SAN MATEO (03/27/2000) - After much consultation with our HR department, last week I hired Madison as the new intern.
She's the one with the Harley who told me I reminded her of her father. She has a picture of him on her new desk (and he looks much much older than I do), right next to the picture of her hulking boyfriend Hank, a bodybuilder.
Meanwhile, I'm getting badly whomped in the NCAA basketball tournament office pool. It's a good thing I'm in the field all the time so I can escape the ridicule of my peers.
He's on fire!
During one of the games I caught the new Microsoft Corp. commercial featuring the musical theme of "Confutatis Maledictis" from Mozart's Requiem.
Although I may be a technology and hoops guru, two things I know next to nothing about are theology and classical music. However, a friend enlightened me on what that music theme means.
In the commercial, the cheery line on the screen asks "Where do you want to go today?"
As if answering, the chorus sings "Confutatis maledictis, flammis acribus addictis," which translates roughly to "The damned and accursed are convicted to the flames of hell."
But the flames and heat of Hades are not restricted to Microsoft users. As noted last week, some Toshiba users have reported that their systems have gotten so hot they've "melted down" permanently. Toshiba blamed it on the Intel processors, but readers have written in about the burning hot laptops that also have melted down -- literally.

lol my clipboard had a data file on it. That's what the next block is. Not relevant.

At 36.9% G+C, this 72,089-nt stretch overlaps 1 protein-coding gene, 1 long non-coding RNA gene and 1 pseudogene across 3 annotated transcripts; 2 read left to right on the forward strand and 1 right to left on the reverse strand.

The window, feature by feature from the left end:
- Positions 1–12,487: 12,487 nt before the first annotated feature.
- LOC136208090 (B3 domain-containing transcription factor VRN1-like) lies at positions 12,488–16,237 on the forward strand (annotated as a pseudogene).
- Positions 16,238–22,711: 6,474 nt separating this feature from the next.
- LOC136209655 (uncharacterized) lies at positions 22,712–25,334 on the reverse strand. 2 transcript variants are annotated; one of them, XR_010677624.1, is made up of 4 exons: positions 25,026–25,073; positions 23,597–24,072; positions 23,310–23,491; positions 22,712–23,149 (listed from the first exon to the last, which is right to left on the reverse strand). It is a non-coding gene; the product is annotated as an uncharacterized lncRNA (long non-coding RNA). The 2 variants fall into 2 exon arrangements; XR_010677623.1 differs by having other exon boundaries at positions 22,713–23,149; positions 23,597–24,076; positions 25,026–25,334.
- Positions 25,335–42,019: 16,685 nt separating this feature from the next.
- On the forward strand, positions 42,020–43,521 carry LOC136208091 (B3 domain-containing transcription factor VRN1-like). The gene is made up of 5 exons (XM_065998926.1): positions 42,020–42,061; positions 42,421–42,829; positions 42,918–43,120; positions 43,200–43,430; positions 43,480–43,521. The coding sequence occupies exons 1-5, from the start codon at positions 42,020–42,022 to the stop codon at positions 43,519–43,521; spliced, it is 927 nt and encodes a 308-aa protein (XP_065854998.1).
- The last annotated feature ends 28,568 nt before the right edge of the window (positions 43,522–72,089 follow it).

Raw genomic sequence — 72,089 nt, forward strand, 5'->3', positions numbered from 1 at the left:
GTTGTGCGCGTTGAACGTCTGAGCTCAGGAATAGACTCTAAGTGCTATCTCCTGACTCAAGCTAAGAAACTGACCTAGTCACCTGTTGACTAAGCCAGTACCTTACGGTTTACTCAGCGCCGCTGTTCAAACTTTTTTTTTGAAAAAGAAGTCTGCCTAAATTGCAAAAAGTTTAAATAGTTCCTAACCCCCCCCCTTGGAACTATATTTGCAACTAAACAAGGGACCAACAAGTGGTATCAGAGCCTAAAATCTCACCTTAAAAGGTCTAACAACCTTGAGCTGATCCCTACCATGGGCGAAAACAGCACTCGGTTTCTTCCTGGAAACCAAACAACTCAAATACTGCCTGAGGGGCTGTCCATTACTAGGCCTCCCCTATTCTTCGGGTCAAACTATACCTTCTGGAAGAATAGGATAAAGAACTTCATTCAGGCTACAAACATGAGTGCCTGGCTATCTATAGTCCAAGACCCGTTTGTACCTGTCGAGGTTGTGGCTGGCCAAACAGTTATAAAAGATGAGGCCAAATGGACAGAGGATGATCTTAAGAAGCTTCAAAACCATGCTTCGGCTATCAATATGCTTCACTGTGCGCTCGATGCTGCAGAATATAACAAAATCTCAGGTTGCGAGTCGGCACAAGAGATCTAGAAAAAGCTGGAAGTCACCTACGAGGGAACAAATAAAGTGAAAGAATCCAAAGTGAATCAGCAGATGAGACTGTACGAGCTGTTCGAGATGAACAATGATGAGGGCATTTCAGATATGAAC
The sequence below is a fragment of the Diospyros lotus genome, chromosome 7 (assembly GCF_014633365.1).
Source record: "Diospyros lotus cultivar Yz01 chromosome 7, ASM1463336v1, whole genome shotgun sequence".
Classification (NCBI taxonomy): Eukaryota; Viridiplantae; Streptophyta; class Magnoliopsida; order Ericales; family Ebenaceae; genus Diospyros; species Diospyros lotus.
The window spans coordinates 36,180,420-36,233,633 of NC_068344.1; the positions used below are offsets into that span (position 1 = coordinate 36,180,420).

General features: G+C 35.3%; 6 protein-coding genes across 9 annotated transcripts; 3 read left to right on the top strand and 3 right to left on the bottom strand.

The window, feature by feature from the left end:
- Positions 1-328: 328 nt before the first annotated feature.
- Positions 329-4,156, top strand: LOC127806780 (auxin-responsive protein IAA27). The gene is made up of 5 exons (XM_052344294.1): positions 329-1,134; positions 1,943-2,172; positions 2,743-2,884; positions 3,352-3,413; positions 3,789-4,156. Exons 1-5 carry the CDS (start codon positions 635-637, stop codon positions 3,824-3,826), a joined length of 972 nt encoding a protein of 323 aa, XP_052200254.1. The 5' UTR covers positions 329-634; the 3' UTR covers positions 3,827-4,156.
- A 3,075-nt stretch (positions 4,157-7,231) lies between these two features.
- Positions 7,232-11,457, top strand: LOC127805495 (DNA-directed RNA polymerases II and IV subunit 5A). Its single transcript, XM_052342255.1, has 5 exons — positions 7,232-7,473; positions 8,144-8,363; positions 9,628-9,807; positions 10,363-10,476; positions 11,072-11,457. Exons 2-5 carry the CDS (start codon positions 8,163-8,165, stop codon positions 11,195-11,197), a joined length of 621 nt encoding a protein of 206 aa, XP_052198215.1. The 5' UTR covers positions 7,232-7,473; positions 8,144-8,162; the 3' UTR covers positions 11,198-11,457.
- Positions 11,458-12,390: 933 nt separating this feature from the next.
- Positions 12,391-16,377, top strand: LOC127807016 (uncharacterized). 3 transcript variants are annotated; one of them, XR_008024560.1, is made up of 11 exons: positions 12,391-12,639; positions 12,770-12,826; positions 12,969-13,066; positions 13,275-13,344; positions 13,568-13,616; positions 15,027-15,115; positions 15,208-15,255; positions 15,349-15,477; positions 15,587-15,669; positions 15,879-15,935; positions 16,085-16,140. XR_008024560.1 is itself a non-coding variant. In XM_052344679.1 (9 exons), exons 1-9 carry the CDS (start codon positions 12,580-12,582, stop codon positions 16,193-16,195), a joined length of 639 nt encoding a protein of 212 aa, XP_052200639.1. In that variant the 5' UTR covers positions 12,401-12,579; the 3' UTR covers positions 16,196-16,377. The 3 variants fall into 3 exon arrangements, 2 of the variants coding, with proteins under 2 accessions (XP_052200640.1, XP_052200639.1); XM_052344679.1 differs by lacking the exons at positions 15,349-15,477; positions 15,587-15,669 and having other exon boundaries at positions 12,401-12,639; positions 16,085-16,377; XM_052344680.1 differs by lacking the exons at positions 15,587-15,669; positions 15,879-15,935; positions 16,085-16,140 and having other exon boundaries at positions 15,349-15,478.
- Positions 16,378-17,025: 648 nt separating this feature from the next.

One reader reports that back in 1992 the keyboard of his 1-month-old Toshiba laptop actually did melt, saying "the keys physically curled up and turned brown."
The user tried to get a replacement from Toshiba. However, Toshiba claimed that it was not at fault for the molten machine, instead insisting that someone must have used a hair dryer on those keys. (Must have been someone from Intel).
"Apparently this happened in the couple of minutes I was out of my office (in my home!) getting a glass of water," the reader said.
More than a year later, the reader's dealer found a service advisory marked "confidential" saying that all units in a certain serial number range were potential fire hazards. The reader reports that there were apparently instances of units burning right through users' desks! His Toshiba serial number was in the range of fire hazard laptops, and he was eventually granted a refund.
The Win2000 phile
More reports from the field are coming in about the apparent shortage of new machines running Windows 2000. One reader ordered a Win2000 laptop from Quantex, which the dealer promised would be delivered in three weeks.
After five weeks of waiting and multiple calls to the company, the reader got a machine running Windows 98. When he called to complain, Quantex said that at some point he had changed his purchase invoice, something the user claims he never did.
Maybe it was those pesky hairdryer vandals from Intel again.
I PLAN TO TRAIN MADISON to become as much of a tip magnet as I am, so be nice to her if she calls you to follow up.
Or just send me a tip at firstname.lastname@example.org.